Norwegian pop sensation Aurora wants the world to know that she is only human – though, perhaps, A Different Kind…

It’s both refreshing and unnerving to talk with someone who seems to know what you’re about to ask, before the question even passes your lips. But, given the mysterious, otherworldly aura surrounding alt-pop artist Aurora, it’s a talent that shouldn’t be entirely unexpected. Notion grabbed a few minutes with the Norwegian singer-songwriter to discuss her upcoming album, A Different Kind of Human, in between touring the globe, writing a fourth record, learning Japanese, and building an army of warriors for our world.


Most people will be familiar with Aurora’s mystical, ethereal vocal style – even if they don’t know it; her cover of Oasis’ “Half the World Away” was the soundtrack of Christmas 2015, having featured in that year’s John Lewis Christmas advert. While the gig could well be credited with propelling her career in its earliest stages, she isn’t hesitant in admitting that the Gallagher brothers aren’t really her cup of tea: “I didn’t know about the song before that! I don’t like them that much, I think they’re a really good band and they make really good music, but it’s just not what I usually listen to.

“I don’t really listen much to music, because there is so much music in my life, and in my head, so I do prefer just silence most of the time. But I do sometimes listen to Enya, which is quite calm, and I like listening to heavy metal like System Of A Down and Mastodon, bands like that, so it’s quite a contrast! There is something in heavy metal which soothes me, I often sleep to heavy metal songs.”

  • Jacket Aurora's own
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We catch her, coincidentally, half the world away on tour in Australia. It’s a long way from her home town of Bergen on the west coast of Norway, where her family still resides in a quiet fjord in the forest. “It’s really beautiful, and I think my favourite thing about my childhood home is that there are almost no people there. I like to be alone, and I loved being alone when I was a child. It was always an issue with my friends that I said no to hanging out, because I really enjoyed being with myself and I had so many things I wanted to do; I liked to draw, dance and make music. I think that’s the best gift from growing up in Norway and my family home; the imagination and creativity you get when you have to be your own best friend.”


This connection to nature, and the idea of escape and solitude, permeates her music: “I have nature where I grew up, and I know many people don’t have the same kind of scenery, so it’s nice to think that music can take you away to somewhere else. My music has many layers, and I think people really feel connected to nature and tribality in the world; I have big landscapes in my music, because I like energy and I like to dance and shout when I perform live. I’m quite explosive, or I’m feeling quite explosive at the moment. I think I need to be loud at the moment.”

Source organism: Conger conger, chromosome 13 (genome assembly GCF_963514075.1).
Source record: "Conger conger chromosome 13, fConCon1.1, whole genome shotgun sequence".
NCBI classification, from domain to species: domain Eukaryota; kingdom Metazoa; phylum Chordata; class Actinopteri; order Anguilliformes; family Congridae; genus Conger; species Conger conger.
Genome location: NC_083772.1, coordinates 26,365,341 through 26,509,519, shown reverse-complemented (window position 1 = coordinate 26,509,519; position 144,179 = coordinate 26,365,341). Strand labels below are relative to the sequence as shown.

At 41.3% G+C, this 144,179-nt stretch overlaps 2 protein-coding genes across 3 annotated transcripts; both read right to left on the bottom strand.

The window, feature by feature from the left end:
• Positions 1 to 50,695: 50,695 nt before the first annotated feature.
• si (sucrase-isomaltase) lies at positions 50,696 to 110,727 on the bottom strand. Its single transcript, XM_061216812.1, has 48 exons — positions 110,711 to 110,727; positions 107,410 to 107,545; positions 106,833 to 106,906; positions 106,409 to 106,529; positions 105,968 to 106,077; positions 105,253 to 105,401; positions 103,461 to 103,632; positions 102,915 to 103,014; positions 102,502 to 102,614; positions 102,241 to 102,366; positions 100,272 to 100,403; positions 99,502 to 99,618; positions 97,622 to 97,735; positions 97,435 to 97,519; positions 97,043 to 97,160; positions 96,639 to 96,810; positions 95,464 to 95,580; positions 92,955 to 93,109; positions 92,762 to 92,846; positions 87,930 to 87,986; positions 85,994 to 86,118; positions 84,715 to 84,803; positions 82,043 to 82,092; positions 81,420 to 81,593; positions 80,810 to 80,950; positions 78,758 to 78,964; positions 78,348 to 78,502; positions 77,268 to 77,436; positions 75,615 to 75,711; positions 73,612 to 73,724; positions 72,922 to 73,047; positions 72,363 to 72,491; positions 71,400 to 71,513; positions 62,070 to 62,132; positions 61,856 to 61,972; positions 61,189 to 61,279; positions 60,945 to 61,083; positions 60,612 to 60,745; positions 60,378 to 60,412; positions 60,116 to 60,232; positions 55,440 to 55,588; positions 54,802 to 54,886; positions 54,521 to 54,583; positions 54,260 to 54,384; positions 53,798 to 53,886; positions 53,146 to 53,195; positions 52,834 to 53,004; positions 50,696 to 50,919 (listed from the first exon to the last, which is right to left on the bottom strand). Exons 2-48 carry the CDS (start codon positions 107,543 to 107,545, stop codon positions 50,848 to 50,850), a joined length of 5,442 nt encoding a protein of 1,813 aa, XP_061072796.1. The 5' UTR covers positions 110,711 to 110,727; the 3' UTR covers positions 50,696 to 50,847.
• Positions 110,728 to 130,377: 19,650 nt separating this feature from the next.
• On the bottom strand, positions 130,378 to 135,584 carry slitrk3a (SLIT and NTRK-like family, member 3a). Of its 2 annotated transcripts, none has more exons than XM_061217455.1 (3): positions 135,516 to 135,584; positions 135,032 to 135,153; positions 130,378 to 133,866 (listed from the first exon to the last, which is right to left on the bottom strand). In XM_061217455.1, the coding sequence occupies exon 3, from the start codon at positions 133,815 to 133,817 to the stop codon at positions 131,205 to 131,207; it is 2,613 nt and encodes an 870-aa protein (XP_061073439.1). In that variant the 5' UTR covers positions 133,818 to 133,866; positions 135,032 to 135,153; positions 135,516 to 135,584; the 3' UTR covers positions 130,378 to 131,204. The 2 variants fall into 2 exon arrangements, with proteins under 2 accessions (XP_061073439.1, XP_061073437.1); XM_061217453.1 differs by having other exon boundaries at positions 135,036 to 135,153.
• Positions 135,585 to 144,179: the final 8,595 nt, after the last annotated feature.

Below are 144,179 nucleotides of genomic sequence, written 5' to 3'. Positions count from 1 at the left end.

Similarly, while the tribal emblems present throughout her music to date are still a clear influence, A Different Kind of Human goes further, inviting us on a journey through earthly and unearthly realms; opening with tribal rhythms from the belly of the Earth, we’re suddenly flung above the stars in a cloud of futuristic electropop, before being pulled back down by hypnotic and heavy drum beats:


“Every album I make is a bridge between the album that comes before, and the album I know will come after. I am moved by native music, ancient music, and I’m very inspired by Native American and African music, Norwegian folk music and quite a lot of Japanese folk music. I’ve had those quite close to my heart for a long time and, with every album I make, the perspective is becoming bigger.

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“My first album was a lot about looking inwards and working with your own demons, becoming a warrior for yourself. All in all, it’s about becoming a warrior for the people that can’t be a warrior for themselves yet, so that’s why it’s important that this album felt like it was sent to a different kind of human. It has this mix of the ancient and futuristic because we are in a very interesting time now, as humans; we are trying to learn how to live with the world, the technology, with us, and trying to balance it all in harmony.”


The desire to be loud, to be a warrior, is fundamental when considering this latest musical offering; while her music may have once been intended to offer a retreat from reality, Aurora is determined now to bring her fans face to face with the very real crisis facing us today. “Music can be an escape for a little while to this other creative place, at the same time as it can be a tool to survive what you have to deal with in reality. I wanted people to feel like they could have a little break from whatever is hard to deal with in their lives, and to get some comfort. But, now, I’m obsessed with bringing people back to the planet through music, and opening people’s eyes about the world, about each other, to provoke compassion.

“I feel like we are meant to be compassionate creatures, we humans. We are compassionate with our friends, family, our closest ones, and it worries me that we don’t really have that much compassion with everything else of late. That’s kind of the whole point of what I’m into right now, bringing people back down to the Earth again and facing all of these uncomfortable things, while also seeing what is so beautiful, and that we have to preserve it before it’s too late.”

“The Seed” and “Apple Tree” are among the more overtly charged tracks on the album, reminiscent of the politically active musical movement championed by ‘70s punk artists. “I know there are problems that may seem very big – like how we look, or things we are unhappy about in ourselves – but if we just got a bigger perspective, it is easier to be happy. You learn that you have so much more to do on this planet, and all the small insignificant things that you are insecure or shy about, all of that stuff goes away; you realise ‘I’ve got power, and I have so much potential, I could actually help.’